As a woman in torn fishnets vigorously grasps her own ample buttocks, it’s hard to imagine the viewer’s gaze moving past her firm yet voluptuous form. But the black-and-white image also draws the eye to the texture of her stockings, illuminating the fragile diamond-shaped knit in stark contrast with a waffle-shaped wall vent, muted by the lens’s focus on the light bouncing off the woman’s muscular gams.
Fishnet (2007) is a playful and innocent depiction compared with the never-before-seen Bomb (1999), among the 16 works comprising Guy Le Baube: Behind The Scenes on display at Avant Gallery‘s newest location in Hudson Yards until Aug. 25. Her face out of frame, her pert breasts exposed as a black coat dangles from her shoulders, a woman boasts an odd arsenal in her otherwise modest white panties. It’s tough to look away from Bomb, even among an array of such provocative images.
Flirting with the term bombshell, describing an extremely attractive woman, Bomb is shrouded in mystery.
“There’s a story here, and I’ve been advised not to tell the truth about this picture,” Le Baube teased. “What I can say is this is a play on the joke that I can’t stop writing. (Based on) ideas and sketches I walk with, and sometimes I bumped into.”
Asked which photographs are his favorites, Le Baube says it’s impossible to choose, “like when you have many children.”
“I have chosen a subject that is really original,” he adds. “None of those pictures were taken before.”
Born in France in 1944, Le Baube transformed from Parisian to New Yorker immediately upon moving to the United States in 1976. Dmitry Prut, president and founder of Avant Gallery, describes how Le Baube acclimated immediately to his new home, wandering into a party with the likes Andy Warhol and Yoko Ono and blending seamlessly into New York’s most flamboyant and gritty era.
“I’m a New York photographer,” Le Baube proclaims. “I started photographing (professionally) in 1969. You change because you have to survive in commercial photography which is very competitive.”
A contemporary of Helmut Newton and Patrick Demarchelier, Le Baube’s minimal compositions, celebrating the power and playfulness of women’s bodies in various precarious and irrepressible poses and scenarios, are shot in 35mm film and evoke a luscious era lost in the digital age.
For more than 30 years, Le Baube’s work has appeared in glossy magazines such as Vogue, Harper’s Bazaar, Elle, and Marie Claire, never taming his fierce creative spirit which produced these shots marrying classical technique with cutting-edge subjects.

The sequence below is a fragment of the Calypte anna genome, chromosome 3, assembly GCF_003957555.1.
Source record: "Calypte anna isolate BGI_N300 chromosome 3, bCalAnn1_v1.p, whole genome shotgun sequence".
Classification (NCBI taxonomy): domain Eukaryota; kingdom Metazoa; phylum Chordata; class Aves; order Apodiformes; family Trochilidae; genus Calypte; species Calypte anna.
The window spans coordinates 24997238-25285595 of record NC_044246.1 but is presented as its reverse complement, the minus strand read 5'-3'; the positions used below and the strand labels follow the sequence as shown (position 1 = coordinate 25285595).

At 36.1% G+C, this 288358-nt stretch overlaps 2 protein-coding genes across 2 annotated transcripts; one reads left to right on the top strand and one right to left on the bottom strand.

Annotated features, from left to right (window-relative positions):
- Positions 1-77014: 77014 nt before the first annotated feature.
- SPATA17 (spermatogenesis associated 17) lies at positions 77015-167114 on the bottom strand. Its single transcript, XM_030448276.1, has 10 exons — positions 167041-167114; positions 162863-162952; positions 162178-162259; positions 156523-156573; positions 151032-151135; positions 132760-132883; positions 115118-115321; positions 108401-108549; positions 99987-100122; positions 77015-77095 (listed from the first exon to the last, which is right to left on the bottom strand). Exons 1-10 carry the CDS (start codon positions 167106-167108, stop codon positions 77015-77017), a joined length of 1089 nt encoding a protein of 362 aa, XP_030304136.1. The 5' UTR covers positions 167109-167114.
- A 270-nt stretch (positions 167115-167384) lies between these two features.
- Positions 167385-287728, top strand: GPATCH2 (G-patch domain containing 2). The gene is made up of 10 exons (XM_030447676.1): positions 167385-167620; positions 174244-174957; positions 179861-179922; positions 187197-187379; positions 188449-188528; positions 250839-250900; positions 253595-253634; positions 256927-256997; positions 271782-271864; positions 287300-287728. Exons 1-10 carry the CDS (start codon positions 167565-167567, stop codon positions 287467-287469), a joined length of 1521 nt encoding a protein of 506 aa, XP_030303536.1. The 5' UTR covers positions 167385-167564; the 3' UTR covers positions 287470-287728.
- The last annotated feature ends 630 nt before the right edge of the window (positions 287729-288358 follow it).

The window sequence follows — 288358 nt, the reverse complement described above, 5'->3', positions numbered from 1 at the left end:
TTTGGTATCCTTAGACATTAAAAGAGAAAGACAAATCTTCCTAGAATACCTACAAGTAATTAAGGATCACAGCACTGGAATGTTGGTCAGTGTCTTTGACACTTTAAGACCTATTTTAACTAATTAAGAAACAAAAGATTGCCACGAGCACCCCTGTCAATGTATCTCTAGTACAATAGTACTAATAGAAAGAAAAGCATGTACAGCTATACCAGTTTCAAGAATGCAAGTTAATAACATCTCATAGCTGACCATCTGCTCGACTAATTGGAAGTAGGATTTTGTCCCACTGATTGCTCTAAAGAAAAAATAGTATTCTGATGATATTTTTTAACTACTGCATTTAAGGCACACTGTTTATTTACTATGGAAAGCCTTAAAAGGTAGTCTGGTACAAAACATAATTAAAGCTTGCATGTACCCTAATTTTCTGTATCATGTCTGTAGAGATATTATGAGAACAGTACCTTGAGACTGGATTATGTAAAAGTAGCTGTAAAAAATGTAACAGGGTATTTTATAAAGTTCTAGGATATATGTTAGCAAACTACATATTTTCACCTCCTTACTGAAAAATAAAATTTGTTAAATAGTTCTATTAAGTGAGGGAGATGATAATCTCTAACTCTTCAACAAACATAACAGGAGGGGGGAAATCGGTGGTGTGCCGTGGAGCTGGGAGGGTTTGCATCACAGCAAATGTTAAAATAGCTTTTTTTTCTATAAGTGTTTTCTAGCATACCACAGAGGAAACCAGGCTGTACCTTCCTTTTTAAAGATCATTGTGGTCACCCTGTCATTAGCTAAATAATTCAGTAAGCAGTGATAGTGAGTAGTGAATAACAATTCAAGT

“I appreciate his will to go against the flow and never to duplicate what others do; to keep an intuitive and insinuated distance from his subjects and to be willing to actually seek that space in which imperfection and spontaneity create beauty and not the contrary,” said Demarchelier. “The essence and the esthetics of Guy’s work are intimately combined in the moment. … Humor and tenderness are forever present in his work and he creates a lightness, which finds itself in contrast to his steady will to find beauty and emotion where it is concealed in imperfection and the unexpected.”
Le Baube said he created the images on display “with 150 pounds of camera and film.” His take on digital photography: “It’s fine. Let’s leave it there.”
His models speak from the image, engaged with Le Baube in a dialogue that’s born from his first crush, who he met when they were both six years old, at a camp for asthmatic children.
Some editions of the photographs on display “are close to being sold out, as there are only 15 of each,” warned Prut.
“I’m very honored to have the first feature show of such a legend spanning five decades,” said Prut, who has been representing Le Baube for seven years.
Describing his father, French painter Claude Le Baube, best known for landscapes painted on location, depicting realistic historical naval scenes and of still-lives blended with eccentric imagery, as his “hero,” Le Baube says his father also was navy captain and “always at sea.” Being raised by women had a strong impact on Le Baube’s perspective and career.
Self-taught, Le Baube said he found his first camera, a clunky 4X5 Linhof Technika, when he was 10 years old, and wrangled with his early attempts at honing his art. Nikolaus Karpf designed the Technika, the world’s first all-metal folding field camera, in 1934, the year he joined the company founded in Munich in 1887 by Valentin Linhof. Linhof, the oldest still-producing camera manufacturer in the world after Gandolfi and Kodak ceased production, still makes revised models of the Technika.
“Now I am retired,” said Le Baube, who maintains a boyish exuberance. “I live from the past. I spend my time digging in the past, and it brings tears and laughter. It brings me back, which is good when you are old.”
Since opening its first permanent New York outpost at Hudson Yards, the sprawling mega-mall mingling visual and performing arts, celebrity chef cuisine, and retail, in March, Avant Gallery has shown a diverse range of contemporary artists. Founded by Prut in Miami Beach in 2007, Avant Gallery represents emerging and mid-career artists at locations including the Epic Hotel in downtown Miami (along with an integrated eatery, LaMuse Café), as well as at the Four Seasons, Jumeirah Resort, in Dubai.